Submitted to: Meeting Abstract
Publication Type: Abstract Only
Publication Acceptance Date: 5/20/2011
Publication Date: N/A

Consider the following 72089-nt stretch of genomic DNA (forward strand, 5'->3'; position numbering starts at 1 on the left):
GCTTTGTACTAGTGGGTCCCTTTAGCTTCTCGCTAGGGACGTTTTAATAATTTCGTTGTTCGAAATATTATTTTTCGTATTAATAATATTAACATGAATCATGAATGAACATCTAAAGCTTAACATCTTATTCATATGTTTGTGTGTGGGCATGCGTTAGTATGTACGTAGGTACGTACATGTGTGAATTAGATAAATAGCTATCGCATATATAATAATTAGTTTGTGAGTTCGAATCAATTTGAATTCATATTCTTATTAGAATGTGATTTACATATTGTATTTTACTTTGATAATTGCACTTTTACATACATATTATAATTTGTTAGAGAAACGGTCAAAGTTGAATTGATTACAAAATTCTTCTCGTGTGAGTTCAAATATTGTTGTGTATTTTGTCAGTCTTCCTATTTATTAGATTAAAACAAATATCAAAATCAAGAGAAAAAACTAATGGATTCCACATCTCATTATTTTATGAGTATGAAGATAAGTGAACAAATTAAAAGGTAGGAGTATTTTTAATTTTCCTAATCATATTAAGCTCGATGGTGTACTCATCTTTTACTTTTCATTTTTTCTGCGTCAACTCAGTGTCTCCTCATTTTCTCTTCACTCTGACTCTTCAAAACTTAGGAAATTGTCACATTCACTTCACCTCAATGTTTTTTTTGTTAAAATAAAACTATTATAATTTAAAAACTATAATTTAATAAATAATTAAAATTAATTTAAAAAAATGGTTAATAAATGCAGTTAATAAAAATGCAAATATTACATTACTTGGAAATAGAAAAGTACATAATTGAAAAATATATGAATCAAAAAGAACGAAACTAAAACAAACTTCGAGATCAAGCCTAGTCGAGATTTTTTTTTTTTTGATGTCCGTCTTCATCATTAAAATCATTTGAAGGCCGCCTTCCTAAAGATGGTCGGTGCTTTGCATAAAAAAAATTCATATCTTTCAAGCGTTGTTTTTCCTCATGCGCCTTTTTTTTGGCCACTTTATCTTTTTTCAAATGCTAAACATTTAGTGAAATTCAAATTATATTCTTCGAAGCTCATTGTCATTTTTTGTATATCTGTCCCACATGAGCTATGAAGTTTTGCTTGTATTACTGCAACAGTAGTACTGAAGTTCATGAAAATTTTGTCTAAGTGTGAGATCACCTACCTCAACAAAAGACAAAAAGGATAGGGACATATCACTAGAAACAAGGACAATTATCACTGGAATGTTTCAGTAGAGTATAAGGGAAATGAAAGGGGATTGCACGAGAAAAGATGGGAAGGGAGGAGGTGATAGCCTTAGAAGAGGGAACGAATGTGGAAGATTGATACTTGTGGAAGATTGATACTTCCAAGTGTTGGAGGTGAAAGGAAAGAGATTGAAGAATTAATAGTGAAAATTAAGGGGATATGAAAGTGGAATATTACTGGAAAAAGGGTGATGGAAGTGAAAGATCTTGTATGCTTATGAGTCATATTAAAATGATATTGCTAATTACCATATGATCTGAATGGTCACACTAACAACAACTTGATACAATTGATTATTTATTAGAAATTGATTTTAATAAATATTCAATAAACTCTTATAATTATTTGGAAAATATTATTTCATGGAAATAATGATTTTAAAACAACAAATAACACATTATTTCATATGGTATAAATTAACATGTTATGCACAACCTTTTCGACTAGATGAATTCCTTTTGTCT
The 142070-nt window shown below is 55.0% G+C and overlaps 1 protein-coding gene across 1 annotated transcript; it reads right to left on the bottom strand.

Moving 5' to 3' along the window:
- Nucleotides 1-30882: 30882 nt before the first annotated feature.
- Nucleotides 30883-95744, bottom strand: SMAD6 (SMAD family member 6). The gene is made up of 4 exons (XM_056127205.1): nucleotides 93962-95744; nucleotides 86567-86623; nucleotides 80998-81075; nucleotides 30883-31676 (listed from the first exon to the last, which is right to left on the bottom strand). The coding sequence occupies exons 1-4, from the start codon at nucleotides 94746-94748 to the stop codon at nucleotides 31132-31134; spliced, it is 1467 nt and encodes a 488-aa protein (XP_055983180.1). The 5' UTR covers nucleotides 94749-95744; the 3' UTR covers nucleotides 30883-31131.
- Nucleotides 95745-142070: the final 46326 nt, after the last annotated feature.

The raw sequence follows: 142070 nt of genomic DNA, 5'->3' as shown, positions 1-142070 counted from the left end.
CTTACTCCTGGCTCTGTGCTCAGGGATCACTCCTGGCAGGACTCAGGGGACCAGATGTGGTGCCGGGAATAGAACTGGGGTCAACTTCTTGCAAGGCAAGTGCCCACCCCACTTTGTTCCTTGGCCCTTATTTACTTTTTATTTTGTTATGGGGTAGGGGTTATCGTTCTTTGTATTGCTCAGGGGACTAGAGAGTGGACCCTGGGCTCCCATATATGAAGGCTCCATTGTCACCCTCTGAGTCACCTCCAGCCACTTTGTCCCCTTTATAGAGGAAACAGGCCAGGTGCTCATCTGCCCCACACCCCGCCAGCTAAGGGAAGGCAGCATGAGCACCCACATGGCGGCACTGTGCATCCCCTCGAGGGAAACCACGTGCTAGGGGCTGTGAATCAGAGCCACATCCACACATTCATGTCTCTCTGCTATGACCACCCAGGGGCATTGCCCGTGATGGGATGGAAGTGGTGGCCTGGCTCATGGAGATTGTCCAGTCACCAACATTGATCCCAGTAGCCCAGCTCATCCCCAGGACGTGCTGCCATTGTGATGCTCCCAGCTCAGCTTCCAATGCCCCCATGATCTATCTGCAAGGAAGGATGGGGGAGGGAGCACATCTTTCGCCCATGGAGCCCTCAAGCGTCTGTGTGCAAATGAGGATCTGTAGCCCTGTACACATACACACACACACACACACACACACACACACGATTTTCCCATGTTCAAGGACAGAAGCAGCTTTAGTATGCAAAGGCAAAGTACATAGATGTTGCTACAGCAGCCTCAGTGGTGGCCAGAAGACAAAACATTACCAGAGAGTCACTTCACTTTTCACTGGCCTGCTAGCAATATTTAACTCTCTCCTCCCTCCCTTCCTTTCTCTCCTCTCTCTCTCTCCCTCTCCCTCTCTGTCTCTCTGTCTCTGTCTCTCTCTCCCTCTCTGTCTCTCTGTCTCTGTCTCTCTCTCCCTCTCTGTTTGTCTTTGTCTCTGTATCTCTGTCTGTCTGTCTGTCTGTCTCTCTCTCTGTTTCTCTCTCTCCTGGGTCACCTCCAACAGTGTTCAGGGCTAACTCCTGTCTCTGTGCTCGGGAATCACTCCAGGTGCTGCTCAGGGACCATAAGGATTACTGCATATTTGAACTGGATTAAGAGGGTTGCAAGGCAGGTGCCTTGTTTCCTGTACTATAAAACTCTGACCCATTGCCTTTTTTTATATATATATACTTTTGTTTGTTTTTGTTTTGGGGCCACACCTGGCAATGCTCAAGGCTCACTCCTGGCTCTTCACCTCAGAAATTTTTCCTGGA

Technical Abstract: Diabroticite corn rootworms are prominent pests of maize and have adapted to both cultural and chemical management methods. In response to a widely used corn-soybean crop rotation in the U.S. Corn Belt over several years, northern corn rootworm (NCR) populations adapted by increasing the proportion of eggs that diapause (overwinter) for two years. The frequency of eggs diapausing for two years increased with time and prominence of the maize-soybean rotation in the landscape. We investigated the pattern of egg diapause in relation to male and female phenotypes for diapause duration. We collected NCR as pupae from a maize field that had been in a maize-soybean crop rotation for several years. We sexed the pupae and maintained them individually. We also collected pupae from a NCR lab colony that had been selected for one year diapause for several generations. We established reciprocal F1 families from the extended diapause (ED) and one year diapause (D) lines. Eggs obtained from the females were provided two overwintering periods, one each for five months at 8º C. Eggs were allowed to hatch at 25º C for 45 days after each overwintering period. Eggs obtained from ED females had a significantly higher proportion of eggs with the ED trait compared to eggs obtained from D females (F = 4.13 P = 0.015). With a strong female genetic influence on diapause duration in NCR, we can begin selecting for a non-diapausing line to facilitate research on this important pest.